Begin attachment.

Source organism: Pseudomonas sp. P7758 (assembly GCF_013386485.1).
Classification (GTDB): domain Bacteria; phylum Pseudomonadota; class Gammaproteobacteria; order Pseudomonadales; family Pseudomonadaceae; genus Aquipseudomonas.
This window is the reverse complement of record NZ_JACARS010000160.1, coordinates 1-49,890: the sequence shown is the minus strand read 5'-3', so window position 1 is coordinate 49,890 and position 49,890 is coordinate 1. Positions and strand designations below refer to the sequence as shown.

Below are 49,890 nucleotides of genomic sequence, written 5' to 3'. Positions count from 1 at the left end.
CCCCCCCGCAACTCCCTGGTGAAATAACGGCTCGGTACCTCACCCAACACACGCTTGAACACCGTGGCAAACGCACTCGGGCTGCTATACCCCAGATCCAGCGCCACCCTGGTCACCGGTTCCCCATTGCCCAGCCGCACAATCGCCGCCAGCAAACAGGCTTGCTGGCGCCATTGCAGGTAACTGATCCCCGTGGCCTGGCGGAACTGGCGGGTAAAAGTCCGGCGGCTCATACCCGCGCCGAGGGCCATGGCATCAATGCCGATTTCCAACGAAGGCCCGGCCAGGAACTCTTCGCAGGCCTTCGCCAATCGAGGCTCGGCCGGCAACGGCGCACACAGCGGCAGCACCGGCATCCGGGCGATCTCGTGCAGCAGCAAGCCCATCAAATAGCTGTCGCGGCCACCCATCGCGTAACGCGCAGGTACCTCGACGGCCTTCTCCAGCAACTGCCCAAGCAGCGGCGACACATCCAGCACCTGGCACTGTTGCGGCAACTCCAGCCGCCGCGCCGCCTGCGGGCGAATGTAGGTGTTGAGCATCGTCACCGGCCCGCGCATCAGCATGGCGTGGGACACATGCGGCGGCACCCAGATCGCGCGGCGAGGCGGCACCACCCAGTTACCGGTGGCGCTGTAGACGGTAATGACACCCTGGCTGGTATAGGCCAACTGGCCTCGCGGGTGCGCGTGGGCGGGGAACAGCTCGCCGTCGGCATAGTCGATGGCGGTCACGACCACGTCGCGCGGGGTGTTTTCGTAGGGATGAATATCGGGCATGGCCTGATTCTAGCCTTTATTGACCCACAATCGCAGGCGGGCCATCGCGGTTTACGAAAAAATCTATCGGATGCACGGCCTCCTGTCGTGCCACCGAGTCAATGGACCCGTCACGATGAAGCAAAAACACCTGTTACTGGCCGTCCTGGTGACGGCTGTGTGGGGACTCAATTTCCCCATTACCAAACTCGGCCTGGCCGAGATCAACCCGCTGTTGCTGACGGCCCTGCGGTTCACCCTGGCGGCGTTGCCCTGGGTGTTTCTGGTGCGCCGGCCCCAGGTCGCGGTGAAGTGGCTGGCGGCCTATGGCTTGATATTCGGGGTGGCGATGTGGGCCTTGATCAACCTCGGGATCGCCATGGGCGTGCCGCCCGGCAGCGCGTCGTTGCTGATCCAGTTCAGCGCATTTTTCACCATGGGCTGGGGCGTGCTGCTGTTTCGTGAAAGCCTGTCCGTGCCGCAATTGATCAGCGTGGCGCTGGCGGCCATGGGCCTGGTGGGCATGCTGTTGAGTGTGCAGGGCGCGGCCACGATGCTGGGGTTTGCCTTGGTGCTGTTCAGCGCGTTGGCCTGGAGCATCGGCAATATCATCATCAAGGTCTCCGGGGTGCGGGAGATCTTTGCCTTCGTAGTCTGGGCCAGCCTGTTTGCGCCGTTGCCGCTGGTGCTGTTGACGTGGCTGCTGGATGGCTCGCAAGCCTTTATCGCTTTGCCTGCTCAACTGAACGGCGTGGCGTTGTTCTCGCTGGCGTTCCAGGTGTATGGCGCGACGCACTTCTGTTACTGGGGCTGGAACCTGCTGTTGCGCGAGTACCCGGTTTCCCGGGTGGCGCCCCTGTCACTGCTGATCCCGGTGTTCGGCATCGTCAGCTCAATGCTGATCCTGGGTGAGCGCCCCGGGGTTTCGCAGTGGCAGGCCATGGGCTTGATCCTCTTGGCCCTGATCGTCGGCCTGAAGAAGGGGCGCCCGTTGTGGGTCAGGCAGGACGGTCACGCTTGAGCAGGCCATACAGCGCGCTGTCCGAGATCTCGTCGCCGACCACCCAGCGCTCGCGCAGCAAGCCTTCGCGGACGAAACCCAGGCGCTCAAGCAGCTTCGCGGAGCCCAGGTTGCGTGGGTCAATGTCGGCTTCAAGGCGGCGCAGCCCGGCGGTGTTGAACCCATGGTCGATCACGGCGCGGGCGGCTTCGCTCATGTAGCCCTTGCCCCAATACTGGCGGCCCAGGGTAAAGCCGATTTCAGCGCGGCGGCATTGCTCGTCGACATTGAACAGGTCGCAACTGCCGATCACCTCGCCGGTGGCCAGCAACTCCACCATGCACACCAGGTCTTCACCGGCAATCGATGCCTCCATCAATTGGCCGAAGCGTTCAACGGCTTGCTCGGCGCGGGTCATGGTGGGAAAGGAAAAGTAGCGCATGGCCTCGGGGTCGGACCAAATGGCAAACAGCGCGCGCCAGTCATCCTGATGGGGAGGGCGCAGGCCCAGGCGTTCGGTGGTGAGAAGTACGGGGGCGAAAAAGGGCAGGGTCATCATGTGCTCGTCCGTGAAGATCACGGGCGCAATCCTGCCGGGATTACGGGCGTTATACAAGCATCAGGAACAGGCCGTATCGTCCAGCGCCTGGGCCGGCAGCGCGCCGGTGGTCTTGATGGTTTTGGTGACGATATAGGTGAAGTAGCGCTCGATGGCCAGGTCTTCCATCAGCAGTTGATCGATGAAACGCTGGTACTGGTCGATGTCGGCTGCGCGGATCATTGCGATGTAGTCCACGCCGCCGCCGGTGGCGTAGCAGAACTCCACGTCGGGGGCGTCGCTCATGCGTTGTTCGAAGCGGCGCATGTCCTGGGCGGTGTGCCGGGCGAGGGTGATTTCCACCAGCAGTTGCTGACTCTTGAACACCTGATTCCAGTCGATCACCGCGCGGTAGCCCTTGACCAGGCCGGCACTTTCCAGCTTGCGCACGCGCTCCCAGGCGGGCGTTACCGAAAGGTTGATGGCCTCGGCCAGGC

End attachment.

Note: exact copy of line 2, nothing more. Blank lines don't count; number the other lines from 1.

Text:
Classification (GTDB): domain Bacteria; phylum Pseudomonadota; class Gammaproteobacteria; order Pseudomonadales; family Pseudomonadaceae; genus Aquipseudomonas.